If you work in a profession that requires repetitive arm movements, or if you regularly play a sport that stresses your upper extremities, you may have experienced pain or tingling in your fingers. But what exactly is causing it? Is it Carpal Tunnel Syndrome?
While that is a possibility, you could also be feeling symptoms of Cubital Tunnel Syndrome.
What is Cubital Tunnel Syndrome?
Cubital Tunnel Syndrome (also knowns as CTS or ulnar neuropathy) occurs when the ulnar nerve is compressed. This is a nerve that travels from your neck all the way down to your hands. When there is too much pressure on the inside of the elbow, it can cause tingling and numbness in the ring and small fingers.
Symptoms of Cubital Tunnel Syndrome
In addition to tingling in the ring and small fingers, Cubital Tunnel Syndrome may also cause:
- Loss of sensation in the hand and/or arm
- Tingling in the hand and/or arm
- Muscle weakness in the hand and/or arm
- Elbow pain
- Hand and/or arm pain
- Hand deformity
Causes and Risk Factors
The most common risk factors for developing Cubital Tunnel Syndrome include:
- Keeping arms bent regularly
- Leaning on the elbows for extended periods of time
- Intense physical activity
- Bone spurs
- Previous fractures or dislocations of the elbow
- Pulling, lifting, or reaching for items on a continuous basis
- Using vibrating tools on a regular basis
- Lifting weights that are too heavy
Exercises for Relief
If your symptoms are mild, there are several exercises you can do to promote mobility and release compression. See examples of these movements here.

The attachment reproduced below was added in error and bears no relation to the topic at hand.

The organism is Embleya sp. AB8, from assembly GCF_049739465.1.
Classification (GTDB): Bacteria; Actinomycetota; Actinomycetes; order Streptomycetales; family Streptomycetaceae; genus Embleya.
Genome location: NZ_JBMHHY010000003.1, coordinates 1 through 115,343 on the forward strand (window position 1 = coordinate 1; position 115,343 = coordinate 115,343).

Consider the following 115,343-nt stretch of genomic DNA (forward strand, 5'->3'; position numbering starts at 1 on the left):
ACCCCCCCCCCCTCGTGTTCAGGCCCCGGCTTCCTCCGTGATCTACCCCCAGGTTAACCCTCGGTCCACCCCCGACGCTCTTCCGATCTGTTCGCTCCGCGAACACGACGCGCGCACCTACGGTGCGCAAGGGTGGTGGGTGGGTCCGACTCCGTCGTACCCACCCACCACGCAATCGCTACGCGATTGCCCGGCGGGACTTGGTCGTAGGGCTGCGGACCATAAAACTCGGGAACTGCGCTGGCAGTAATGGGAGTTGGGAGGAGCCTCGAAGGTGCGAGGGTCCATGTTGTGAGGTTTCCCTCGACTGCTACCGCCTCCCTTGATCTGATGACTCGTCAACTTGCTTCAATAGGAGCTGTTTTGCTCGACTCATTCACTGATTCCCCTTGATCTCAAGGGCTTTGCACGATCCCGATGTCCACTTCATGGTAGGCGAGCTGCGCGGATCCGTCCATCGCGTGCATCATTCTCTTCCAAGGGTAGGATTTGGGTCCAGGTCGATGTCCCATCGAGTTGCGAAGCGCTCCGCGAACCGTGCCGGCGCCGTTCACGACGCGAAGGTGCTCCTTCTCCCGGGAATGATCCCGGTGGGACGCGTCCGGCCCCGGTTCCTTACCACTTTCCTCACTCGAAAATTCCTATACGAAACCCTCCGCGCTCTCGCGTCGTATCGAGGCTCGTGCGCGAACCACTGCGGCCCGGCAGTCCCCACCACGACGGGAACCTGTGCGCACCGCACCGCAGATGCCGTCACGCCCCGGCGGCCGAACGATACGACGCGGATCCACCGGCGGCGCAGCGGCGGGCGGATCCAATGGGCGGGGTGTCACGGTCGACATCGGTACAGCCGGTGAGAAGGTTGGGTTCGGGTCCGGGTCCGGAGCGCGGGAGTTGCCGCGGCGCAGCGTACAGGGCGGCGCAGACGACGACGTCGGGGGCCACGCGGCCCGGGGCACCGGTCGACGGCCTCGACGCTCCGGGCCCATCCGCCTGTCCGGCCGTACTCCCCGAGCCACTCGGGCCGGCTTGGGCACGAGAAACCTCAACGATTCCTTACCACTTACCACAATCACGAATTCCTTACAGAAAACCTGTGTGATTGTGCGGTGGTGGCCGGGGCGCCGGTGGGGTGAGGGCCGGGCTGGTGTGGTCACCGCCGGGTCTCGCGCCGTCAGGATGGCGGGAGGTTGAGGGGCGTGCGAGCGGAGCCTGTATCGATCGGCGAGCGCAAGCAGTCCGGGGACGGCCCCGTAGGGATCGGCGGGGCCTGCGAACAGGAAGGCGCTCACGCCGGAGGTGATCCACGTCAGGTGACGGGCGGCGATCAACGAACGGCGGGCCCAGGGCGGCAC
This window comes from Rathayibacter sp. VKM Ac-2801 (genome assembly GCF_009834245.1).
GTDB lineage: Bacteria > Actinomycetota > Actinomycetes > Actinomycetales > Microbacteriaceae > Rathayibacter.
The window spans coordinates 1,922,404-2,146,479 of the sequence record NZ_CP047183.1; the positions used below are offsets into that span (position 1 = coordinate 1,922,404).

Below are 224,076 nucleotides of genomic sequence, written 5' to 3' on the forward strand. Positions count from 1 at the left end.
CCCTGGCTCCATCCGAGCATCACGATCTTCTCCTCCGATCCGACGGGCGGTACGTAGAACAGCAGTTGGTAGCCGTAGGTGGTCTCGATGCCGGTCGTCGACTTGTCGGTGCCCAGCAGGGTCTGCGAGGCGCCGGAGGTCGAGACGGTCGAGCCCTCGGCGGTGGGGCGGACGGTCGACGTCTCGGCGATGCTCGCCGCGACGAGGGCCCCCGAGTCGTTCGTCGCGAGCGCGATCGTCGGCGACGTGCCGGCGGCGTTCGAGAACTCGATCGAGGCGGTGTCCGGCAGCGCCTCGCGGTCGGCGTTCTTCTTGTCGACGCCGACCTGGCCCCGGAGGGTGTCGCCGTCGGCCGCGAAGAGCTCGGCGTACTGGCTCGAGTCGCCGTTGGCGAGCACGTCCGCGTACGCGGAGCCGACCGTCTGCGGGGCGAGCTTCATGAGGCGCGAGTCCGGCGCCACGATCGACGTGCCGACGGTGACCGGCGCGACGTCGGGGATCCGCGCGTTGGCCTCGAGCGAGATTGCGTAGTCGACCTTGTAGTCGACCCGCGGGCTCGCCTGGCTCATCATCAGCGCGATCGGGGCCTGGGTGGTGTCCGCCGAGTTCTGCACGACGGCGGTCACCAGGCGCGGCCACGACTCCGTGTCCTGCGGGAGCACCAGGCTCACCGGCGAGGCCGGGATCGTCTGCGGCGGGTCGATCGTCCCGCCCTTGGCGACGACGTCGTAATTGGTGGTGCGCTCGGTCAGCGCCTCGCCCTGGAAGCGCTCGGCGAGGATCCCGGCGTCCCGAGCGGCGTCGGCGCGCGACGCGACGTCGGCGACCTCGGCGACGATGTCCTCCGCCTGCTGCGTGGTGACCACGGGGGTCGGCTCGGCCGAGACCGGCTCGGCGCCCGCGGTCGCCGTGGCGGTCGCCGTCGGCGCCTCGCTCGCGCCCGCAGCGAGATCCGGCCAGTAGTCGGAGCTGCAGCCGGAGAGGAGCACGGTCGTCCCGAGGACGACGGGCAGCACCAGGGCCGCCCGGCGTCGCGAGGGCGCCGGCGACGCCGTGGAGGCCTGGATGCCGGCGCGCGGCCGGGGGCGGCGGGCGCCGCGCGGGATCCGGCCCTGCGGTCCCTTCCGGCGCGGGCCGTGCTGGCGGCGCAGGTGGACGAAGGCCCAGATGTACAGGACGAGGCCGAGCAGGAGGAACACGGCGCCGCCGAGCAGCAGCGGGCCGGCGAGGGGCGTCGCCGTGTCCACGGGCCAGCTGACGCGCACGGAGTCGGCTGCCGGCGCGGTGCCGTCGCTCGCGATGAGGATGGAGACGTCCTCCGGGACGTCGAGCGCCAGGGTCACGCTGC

Home Remedies for Cubital Tunnel Syndrome
While there are home remedies for relieving some of the CTS symptoms, if they don’t improve within a week or two, seek medical attention. That being said, some of the following home remedies may help to alleviate mild symptoms:
- Apply ice to the area
- Wear a splint around the affected arm
- Rest elbows over pillows
- Avoid activities that worsen the symptoms
Your medical provider may conduct nerve tests to determine whether there is compression of the ulnar nerve. They may also want to see X-rays to rule out any underlying bone issues that could be causing CTS.
Treatment for Cubital Tunnel Syndrome
Treatment includes anti-inflammatory medications, splinting, steroid injections, or physical therapy. Patients may also benefit from using elbow pads when resting their arms on hard surfaces. Cubital Tunnel Release surgery is an option; however, it is typically considered as a last resort.
Prevention of Cubital Tunnel Syndrome
If sports or exercise caused the condition, remember to warm up adequately before each workout. If it’s due to an underlying medical condition, such as arthritis or bone spurs, be sure to keep it under control to prevent it from progressing.
Avoid leaning on your elbows on a regular basis, since this is a known cause of compression of the ulnar nerve.
When to See a Doctor
If home remedies and exercises don’t alleviate symptoms, or if they worsen after a couple of days, seek medical attention. Not doing so could result in permanent nerve damage.
Recovery varies from patient to patient. However, if you have undergone surgery, activity will be significantly limited for up to six weeks after. Work duties should be modified to accommodate this rest period and driving should be avoided when possible.
Request an Appointment at The Orthopedic Clinic Today
At The Orthopedic Clinic, we want you to live your life in full motion. If you’re experiencing symptoms related to Cubital Tunnel Syndrome, let us help you. We’ll tailor a treatment plan that’s best for your lifestyle and get you back to doing the things you love.